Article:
There is a date format in DB2 for iSeries,
CYYMMDD. Technically it is an integer and hence comparison of dates becomes easier and faster job for the machine. The aim of this post is to demonstrate how to convert this
CYYMMDD date into a SQL date. This is to ensure that the date is presented to the user in an understandable format and avoid type mismatches while dealing with languages like Java (
Understanding The Problem
First, let us understand the format.
C YY MM DD. We all can easily get that YY is the last two digits of year, MM is the month and DD is the date. What is that 'C'? As some of you had rightly guessed, it is century. But what century? It is century counted from 1900. So 1900-1999 is 0th century, 2000-2099 is 1st and so on. So, for example, 31st December of 1991 will be written as '0911231'. Likewise 1st of January 2003 will be written as '1030101'.
So the first three digits from left, added with 1900 will give you the year (1900+103 = 2003).
Next two digits gives you the month
Last two digits gives you the date
One simple approach to this problem is to do substring of the incoming 7 character long string and do the necessary type casting before adding the century-year with 1900, then inserting hyphen (-) at appropriate places, before typecasting the entire thing into SQL DATE format.
Note: SQL DATE typecasting can be done by passing date string in
YYYY-MM-DD format to the
Some Special Cases
But there is a catch here. As the value stored in the database is integer, it needs a pre-typecasting to
string before we do the substring operations. OK, let us assume we typecast the integer from a query/parameter into
string and then do substring. Will it work for all cases? Because, preceding zeros are omitted while saving/processing the data as integer and '0911231' will come as a six digit '911231'. Here we can avoid the problem by checking the digits. If it is 7, then do the substring for digits (1,3), (3,5), (5,7). Else do substring for digits (1,2), (2,4), (2,6). Problem solved? The answer is NO!
What about 23rd of February1909? It will come as '90223' a five digit number. Another "
else if"? NAH!!! If you are a programmer, please don't consider individual cases and write any code. First understand what is expected and what are all possible inputs we can expect. The best approach to start with is the boundary conditions approach.
As it was explained above, it is a 7 digit integer (positive numbers only). Century is counted from 1900. So dates lesser than 1900 can never come into the picture and even if some dumbass pass negative values, they deserve to be thrown an incorrect result or error (whatever!). Least possible date is 1st January of 1900 that is '101' (note that it is only three digits, if you take up and proceed with the earlier approach, you will end up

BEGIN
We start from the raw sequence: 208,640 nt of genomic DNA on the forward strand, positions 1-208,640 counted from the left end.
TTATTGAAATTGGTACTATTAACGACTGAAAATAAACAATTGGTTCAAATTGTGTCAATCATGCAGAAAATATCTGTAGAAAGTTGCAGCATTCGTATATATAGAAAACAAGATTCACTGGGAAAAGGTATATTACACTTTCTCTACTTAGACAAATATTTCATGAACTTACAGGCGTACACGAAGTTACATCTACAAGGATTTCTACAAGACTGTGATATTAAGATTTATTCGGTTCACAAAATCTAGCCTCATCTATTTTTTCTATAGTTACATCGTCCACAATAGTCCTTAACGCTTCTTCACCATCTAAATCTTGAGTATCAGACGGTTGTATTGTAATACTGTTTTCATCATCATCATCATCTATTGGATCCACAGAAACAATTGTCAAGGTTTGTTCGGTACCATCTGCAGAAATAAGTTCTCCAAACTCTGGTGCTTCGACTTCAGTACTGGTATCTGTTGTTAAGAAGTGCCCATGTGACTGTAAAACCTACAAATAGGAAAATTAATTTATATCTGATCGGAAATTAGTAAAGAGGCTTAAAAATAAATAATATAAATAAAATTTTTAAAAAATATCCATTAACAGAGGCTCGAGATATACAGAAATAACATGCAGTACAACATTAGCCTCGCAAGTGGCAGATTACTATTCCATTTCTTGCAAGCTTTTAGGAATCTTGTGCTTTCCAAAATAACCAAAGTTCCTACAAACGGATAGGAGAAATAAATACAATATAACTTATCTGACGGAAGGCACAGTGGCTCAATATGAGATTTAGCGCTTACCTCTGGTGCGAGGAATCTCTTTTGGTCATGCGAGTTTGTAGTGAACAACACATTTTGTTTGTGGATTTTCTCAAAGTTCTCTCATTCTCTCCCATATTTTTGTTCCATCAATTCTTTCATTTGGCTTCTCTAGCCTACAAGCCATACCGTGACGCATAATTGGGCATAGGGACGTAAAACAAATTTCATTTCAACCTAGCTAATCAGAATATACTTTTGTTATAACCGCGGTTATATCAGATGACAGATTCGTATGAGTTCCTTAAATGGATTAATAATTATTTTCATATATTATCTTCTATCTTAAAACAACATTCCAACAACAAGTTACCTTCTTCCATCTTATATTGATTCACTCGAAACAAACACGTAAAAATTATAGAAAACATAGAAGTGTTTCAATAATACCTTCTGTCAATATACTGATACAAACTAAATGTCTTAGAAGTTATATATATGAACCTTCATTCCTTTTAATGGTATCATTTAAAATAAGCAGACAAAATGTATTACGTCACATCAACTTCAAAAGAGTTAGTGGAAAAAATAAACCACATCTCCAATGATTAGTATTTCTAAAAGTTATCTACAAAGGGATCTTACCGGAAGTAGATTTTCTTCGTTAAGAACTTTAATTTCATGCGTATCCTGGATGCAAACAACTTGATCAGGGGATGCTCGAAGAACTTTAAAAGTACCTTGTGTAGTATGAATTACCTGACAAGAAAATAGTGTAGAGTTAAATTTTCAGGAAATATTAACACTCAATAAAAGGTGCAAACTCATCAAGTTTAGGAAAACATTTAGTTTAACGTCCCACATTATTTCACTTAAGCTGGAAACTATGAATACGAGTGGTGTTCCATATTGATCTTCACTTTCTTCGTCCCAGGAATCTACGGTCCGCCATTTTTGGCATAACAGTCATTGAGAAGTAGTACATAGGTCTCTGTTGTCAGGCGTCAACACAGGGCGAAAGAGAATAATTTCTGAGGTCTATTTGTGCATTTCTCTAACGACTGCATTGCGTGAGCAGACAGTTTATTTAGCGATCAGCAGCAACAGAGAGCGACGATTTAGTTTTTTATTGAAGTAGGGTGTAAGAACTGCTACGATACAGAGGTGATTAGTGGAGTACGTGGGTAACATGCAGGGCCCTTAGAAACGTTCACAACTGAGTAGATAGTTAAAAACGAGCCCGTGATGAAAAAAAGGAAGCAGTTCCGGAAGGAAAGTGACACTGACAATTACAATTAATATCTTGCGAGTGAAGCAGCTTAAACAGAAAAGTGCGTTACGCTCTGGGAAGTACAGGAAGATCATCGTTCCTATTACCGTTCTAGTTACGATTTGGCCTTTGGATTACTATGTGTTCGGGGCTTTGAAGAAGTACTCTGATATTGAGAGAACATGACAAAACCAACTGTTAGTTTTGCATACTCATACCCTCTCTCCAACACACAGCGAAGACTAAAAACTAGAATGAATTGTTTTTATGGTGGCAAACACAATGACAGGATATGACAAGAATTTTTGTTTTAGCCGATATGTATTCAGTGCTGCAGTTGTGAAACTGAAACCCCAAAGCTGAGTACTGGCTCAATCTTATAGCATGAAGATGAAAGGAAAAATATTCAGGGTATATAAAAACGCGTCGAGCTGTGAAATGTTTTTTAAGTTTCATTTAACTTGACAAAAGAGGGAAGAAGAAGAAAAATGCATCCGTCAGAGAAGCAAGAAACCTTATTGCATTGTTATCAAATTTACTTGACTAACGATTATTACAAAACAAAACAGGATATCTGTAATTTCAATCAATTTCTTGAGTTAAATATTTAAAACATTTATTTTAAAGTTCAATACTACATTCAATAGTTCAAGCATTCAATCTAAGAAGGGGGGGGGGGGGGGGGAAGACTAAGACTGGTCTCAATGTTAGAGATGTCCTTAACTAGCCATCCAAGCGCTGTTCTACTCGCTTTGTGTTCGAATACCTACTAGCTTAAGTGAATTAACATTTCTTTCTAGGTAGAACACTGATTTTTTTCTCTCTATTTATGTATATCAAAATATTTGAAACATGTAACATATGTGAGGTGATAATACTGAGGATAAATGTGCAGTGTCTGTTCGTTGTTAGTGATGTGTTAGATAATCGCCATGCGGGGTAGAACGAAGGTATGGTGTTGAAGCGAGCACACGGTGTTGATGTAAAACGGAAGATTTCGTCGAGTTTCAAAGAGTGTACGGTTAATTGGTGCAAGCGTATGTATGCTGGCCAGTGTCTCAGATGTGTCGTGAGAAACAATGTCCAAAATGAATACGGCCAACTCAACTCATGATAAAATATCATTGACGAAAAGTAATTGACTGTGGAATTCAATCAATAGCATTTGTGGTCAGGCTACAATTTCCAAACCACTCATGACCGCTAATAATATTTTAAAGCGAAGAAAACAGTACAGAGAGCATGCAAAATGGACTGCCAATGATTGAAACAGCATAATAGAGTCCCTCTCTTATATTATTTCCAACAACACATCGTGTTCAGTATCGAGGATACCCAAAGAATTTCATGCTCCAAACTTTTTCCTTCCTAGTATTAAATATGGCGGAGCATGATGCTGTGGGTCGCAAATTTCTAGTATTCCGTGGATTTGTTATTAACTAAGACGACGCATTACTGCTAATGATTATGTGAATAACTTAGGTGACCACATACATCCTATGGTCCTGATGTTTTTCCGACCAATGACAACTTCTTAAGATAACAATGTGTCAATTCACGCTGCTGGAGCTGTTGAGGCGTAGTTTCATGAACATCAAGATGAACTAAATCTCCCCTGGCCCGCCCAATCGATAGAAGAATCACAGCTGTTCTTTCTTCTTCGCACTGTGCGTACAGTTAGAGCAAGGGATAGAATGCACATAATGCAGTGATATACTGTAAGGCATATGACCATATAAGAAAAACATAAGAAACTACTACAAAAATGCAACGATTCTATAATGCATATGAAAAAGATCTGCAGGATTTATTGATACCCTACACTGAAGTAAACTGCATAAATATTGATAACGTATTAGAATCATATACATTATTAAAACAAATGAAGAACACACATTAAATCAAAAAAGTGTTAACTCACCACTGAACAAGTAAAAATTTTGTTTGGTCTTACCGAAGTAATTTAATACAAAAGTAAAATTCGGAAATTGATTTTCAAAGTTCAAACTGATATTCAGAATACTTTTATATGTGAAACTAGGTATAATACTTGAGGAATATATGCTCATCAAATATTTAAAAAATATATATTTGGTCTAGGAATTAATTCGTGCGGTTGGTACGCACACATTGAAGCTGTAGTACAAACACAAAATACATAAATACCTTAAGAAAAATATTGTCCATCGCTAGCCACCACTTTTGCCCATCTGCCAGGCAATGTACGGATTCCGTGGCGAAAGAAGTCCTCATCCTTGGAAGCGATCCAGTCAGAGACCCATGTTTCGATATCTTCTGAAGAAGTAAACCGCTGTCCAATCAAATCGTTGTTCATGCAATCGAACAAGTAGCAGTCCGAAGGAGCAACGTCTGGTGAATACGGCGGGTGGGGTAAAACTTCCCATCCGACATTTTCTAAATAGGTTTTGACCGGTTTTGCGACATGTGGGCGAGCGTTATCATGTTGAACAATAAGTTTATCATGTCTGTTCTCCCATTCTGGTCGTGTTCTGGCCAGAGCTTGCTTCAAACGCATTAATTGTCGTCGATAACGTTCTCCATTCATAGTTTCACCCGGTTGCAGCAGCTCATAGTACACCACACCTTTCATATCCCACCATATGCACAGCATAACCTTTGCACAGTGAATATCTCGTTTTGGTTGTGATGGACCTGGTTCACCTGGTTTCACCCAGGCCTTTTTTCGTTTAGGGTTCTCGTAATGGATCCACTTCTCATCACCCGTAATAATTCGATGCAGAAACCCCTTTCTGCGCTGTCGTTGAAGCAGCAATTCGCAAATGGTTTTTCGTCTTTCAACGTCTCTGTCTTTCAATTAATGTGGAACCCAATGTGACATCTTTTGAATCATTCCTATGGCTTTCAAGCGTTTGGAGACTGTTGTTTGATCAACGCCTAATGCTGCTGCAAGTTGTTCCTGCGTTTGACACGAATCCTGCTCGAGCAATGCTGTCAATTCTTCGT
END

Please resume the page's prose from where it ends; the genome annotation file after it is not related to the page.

else for 7, 6, 5, 4 and 3 digits and if Linus Torvalds happens to see what you have done, your probability of entering heaven is "nolla".) Now the largest number possible is 31st of December 2899 (999+1900). As the format allows only 7 digits, no further dates can be represented in
So, whatever the input (from 101 to 9991231) I need date. Fine, so I need the century year (that is anything that remains after removing last four digits). So just divide by 10000. Then add it with 1900.
In case of '101' it will be 0+1900=1900 and in case of '1010101' it will be 101+1900=2001. (Integer division NEVER produce decimal results!)
Fine, we got the year. Next let us go for the month. It is in the middle (bit tricky here). I find that
MOD function in DB2 is handy here.
MOD(NUMBER, 10000) will give last four digits and a division by 100 will give the first two of the last four digits. So, the formula for month is now
In case of '101', it will be
MOD(101, 10000) = 101. Then 101/100 = 1. This your month. What about 9991231?
MOD(9991231,10000) = 1231. Then 1231/100 = 12. This is your month. (again, integer division NEVER produces decimal results!)
So the last two digits, which are date alone remain to be handled now. Again we call upon our trustworthy ally
MOD(NUMBER, 100) will give you the date, whatever may be the case. I think I can safely ignore providing examples on how
MOD works with 100 on various digits.
Then we have to place hyphens in between year, month and date and construct a
string that will be typecast to date. Did that work?
SELECT DATE(((NUMBER/10000)+1900)|| '-' ||
(MOD(NUMBER,10000) /100)|| '-' ||
Where NUMBER is your
Why don't you write your own custom function to return a
DATE for any
CYYMMDD date passed as integer if you are going to use this often?
-Shenbaga Murugan Paramasivapandian
(DB2 database administrator, Java/Web developer, Open Source enthusiast)